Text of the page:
Sermon April 16

Easter Day

Sermon Preached by the Rev. Benjamin Shambaugh

St. Luke’s, Portland

April 16, 2017; Easter A: Acts 10:34-43Colossians 3:1-4John 20:1-18

Monday was such a magnificent day that I decided to take my dog for a walk at Willard Beach. When I arrived the sun was shining just right on the fish shacks so I hurried to the shore to take a picture before the light changed. On my way, I ran into a woman I often see walking her dog in my neighborhood. Over the years we have talked a lot about St. Luke’s, about music, about politics, and about our neighborhood. When she saw me, she smiled and I said something about it feeling like spring had finally come. Her face lit up. She said, “We made it!” With those words, something shifted in me. I knew she was talking about getting through the winter but I also knew she was a great fan of St. Luke’s and her words struck a deeper chord. Her use of “we” was striking as well. She wasn’t just talking about me but about herself and our community of neighbors. We had made it through together. I had come to the beach because it was a beautiful day. Because of her, I paused to experience it, rather than rushing by. I still went and took that picture but when I came back I just sat in the sand to take it all in, while my dog happily played in the waves.

In our gospel, Peter and the other disciple were so busy rushing around the empty tomb that they never paused to ask what it meant. Despite the gospel writer’s little add-on about the disciples’ belief, they obviously didn’t get it. They saw the linens Jesus had been wrapped in but didn’t see Jesus right in front of them. At first Mary Magdalene didn’t either. First, she thought Jesus was the gardener. When he said her name, however, she recognized him. Look at the vocabulary. Instead of calling Jesus “Rabbi” (which means “teacher”), she used the more personal title “Rabbouni” (which means “my teacher”). There’s an intimacy and love here that the other disciples had completely missed. When Jesus said her name, Mary’s heart was filled with joy. When Jesus said her name, Mary knew that the resurrection was real.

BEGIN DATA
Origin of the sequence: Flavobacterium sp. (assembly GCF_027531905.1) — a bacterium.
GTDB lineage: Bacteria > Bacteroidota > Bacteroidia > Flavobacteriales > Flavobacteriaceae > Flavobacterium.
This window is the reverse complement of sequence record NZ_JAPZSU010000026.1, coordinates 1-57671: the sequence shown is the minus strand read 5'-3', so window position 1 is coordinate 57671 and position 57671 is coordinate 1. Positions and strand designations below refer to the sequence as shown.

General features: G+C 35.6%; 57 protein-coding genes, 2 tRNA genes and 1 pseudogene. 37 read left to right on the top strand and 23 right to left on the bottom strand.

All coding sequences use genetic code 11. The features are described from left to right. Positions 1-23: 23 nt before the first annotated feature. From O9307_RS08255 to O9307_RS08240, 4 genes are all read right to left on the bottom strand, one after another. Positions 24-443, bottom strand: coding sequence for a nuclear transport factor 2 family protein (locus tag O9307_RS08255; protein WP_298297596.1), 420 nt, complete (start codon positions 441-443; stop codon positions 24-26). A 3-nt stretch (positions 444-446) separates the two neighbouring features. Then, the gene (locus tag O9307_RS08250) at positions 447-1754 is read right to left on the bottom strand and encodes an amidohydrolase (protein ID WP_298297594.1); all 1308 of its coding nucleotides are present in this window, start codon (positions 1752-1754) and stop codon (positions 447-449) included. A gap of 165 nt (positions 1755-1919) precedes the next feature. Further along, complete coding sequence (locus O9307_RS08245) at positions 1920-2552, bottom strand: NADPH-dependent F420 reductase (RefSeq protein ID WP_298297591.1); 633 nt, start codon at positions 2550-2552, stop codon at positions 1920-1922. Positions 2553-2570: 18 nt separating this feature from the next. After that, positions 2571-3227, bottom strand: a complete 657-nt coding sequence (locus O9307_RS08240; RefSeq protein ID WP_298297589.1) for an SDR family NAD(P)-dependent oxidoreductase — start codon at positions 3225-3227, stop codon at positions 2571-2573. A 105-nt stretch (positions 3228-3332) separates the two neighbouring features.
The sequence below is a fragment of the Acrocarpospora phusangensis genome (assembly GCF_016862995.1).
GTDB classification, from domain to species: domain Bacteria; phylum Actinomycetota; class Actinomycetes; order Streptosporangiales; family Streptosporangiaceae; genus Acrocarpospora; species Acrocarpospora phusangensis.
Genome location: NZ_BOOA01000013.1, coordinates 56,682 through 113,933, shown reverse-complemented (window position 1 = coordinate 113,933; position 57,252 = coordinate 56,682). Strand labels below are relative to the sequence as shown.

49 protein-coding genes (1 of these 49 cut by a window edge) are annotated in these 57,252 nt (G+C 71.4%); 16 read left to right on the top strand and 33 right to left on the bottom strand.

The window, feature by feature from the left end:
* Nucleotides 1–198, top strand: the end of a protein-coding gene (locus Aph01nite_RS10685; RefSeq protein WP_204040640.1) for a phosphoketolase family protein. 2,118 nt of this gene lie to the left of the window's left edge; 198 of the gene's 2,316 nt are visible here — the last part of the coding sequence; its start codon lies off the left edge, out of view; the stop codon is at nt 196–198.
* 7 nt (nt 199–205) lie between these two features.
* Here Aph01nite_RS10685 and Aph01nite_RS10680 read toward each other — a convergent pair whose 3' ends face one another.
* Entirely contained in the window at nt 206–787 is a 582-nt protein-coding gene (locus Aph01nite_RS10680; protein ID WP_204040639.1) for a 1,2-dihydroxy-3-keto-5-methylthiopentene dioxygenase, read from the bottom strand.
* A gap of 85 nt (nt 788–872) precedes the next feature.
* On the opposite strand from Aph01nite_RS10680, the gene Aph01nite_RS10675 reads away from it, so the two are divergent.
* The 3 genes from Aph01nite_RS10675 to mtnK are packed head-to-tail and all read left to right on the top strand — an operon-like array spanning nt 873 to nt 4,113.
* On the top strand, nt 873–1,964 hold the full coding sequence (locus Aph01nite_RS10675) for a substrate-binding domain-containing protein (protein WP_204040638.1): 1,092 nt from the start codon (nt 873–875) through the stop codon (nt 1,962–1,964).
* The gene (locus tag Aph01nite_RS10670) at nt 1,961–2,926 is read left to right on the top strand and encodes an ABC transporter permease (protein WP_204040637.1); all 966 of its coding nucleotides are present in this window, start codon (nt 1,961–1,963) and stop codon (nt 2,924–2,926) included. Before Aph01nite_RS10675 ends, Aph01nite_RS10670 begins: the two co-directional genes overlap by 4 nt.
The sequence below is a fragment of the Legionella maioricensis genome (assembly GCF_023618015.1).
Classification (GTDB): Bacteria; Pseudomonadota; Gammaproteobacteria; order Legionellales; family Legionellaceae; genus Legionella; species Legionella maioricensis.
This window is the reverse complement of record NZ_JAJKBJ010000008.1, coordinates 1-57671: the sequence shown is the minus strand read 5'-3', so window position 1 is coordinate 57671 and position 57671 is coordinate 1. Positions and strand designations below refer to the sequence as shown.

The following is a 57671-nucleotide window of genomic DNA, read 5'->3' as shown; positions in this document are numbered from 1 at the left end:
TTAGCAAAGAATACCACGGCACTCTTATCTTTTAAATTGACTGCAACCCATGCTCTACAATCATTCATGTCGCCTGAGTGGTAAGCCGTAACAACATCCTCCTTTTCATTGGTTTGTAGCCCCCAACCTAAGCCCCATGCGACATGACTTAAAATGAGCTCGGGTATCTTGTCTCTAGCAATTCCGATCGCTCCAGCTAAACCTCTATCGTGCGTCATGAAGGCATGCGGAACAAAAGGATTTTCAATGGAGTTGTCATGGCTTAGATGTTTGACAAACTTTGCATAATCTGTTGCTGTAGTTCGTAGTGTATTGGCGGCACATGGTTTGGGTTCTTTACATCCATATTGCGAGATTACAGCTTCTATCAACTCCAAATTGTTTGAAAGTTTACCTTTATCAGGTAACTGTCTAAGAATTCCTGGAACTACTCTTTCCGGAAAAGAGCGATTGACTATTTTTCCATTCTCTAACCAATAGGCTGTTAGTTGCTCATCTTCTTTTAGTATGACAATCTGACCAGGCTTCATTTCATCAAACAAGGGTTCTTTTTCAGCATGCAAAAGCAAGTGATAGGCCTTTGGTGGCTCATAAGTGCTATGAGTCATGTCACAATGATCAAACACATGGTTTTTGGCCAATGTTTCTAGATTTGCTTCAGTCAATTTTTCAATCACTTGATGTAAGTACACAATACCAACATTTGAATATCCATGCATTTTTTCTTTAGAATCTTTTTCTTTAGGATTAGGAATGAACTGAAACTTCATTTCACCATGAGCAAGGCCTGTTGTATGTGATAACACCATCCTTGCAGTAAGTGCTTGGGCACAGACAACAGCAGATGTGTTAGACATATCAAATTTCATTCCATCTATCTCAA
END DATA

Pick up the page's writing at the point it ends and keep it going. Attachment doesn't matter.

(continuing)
Notice that Jesus didn’t say anything to Mary about the forgiveness of sins. People who think that Good Friday and Easter are about forgiving sins forget that Jesus forgave people’s sins all the time while he was alive. He didn’t need to die on a cross to do that. Consider Mary Magdalene for a moment. Tradition says that she had what you might call an interesting past. None of that came up in her conversation with Jesus because Jesus had been taken care of all of that a long time ago. Mary didn’t need to be forgiven, or told she was accepted or loved because she had been forgiven and accepted and loved the first time she and Jesus met. The same, by the way, is true for you. God is a God of love. The song, “He’s making a list and checking it twice, going to find out whose naughty and nice,” isn’t talking about Jesus… and isn’t talking about Easter. The idea of someone needing to die in order to appease an angry god might have made sense in Medieval Europe or in the world of Game of Thrones. It doesn’t make sense in our modern world and it’s what we are celebrating today.